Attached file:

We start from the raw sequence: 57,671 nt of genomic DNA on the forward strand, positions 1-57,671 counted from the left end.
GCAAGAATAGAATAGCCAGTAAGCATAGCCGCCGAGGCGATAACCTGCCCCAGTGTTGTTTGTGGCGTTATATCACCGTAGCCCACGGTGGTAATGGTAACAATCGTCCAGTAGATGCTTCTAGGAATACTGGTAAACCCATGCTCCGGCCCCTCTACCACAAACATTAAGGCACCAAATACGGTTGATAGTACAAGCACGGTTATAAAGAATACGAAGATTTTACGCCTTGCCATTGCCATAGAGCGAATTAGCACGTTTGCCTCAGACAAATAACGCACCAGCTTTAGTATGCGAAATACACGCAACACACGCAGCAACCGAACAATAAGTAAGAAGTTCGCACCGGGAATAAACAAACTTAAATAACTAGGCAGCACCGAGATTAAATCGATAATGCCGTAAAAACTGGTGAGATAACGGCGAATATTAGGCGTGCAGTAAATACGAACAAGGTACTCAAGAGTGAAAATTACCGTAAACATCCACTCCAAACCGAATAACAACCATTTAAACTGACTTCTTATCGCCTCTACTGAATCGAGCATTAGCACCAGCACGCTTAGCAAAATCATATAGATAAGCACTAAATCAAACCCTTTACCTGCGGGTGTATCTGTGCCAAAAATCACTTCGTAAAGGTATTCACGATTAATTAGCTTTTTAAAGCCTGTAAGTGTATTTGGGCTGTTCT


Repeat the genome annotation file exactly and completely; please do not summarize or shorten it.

We start from the raw sequence: 57,671 nt of genomic DNA on the forward strand, positions 1-57,671 counted from the left end.
GCAAGAATAGAATAGCCAGTAAGCATAGCCGCCGAGGCGATAACCTGCCCCAGTGTTGTTTGTGGCGTTATATCACCGTAGCCCACGGTGGTAATGGTAACAATCGTCCAGTAGATGCTTCTAGGAATACTGGTAAACCCATGCTCCGGCCCCTCTACCACAAACATTAAGGCACCAAATACGGTTGATAGTACAAGCACGGTTATAAAGAATACGAAGATTTTACGCCTTGCCATTGCCATAGAGCGAATTAGCACGTTTGCCTCAGACAAATAACGCACCAGCTTTAGTATGCGAAATACACGCAACACACGCAGCAACCGAACAATAAGTAAGAAGTTCGCACCGGGAATAAACAAACTTAAATAACTAGGCAGCACCGAGATTAAATCGATAATGCCGTAAAAACTGGTGAGATAACGGCGAATATTAGGCGTGCAGTAAATACGAACAAGGTACTCAAGAGTGAAAATTACCGTAAACATCCACTCCAAACCGAATAACAACCATTTAAACTGACTTCTTATCGCCTCTACTGAATCGAGCATTAGCACCAGCACGCTTAGCAAAATCATATAGATAAGCACTAAATCAAACCCTTTACCTGCGGGTGTATCTGTGCCAAAAATCACTTCGTAAAGGTATTCACGATTAATTAGCTTTTTAAAGCCTGTAAGTGTATTTGGGCTGTTCT